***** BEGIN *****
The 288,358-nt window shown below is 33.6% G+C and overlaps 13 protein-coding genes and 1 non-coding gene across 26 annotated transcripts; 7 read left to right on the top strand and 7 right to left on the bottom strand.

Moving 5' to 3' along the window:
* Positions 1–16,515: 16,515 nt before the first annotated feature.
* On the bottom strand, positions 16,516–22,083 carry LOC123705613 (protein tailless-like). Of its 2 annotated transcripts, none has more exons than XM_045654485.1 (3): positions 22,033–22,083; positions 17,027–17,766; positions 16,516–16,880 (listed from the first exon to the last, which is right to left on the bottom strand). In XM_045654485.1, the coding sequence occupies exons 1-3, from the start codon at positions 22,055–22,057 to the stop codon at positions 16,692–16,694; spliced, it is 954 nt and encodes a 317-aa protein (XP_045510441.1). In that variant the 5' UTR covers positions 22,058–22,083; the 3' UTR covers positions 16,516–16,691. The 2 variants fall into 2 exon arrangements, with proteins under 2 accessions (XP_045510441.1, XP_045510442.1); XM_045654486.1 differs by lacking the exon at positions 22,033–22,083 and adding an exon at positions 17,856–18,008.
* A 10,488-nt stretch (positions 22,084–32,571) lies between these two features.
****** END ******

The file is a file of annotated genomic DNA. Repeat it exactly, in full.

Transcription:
The 288,358-nt window shown below is 33.6% G+C and overlaps 13 protein-coding genes and 1 non-coding gene across 26 annotated transcripts; 7 read left to right on the top strand and 7 right to left on the bottom strand.

Moving 5' to 3' along the window:
* Positions 1–16,515: 16,515 nt before the first annotated feature.
* On the bottom strand, positions 16,516–22,083 carry LOC123705613 (protein tailless-like). Of its 2 annotated transcripts, none has more exons than XM_045654485.1 (3): positions 22,033–22,083; positions 17,027–17,766; positions 16,516–16,880 (listed from the first exon to the last, which is right to left on the bottom strand). In XM_045654485.1, the coding sequence occupies exons 1-3, from the start codon at positions 22,055–22,057 to the stop codon at positions 16,692–16,694; spliced, it is 954 nt and encodes a 317-aa protein (XP_045510441.1). In that variant the 5' UTR covers positions 22,058–22,083; the 3' UTR covers positions 16,516–16,691. The 2 variants fall into 2 exon arrangements, with proteins under 2 accessions (XP_045510441.1, XP_045510442.1); XM_045654486.1 differs by lacking the exon at positions 22,033–22,083 and adding an exon at positions 17,856–18,008.
* A 10,488-nt stretch (positions 22,084–32,571) lies between these two features.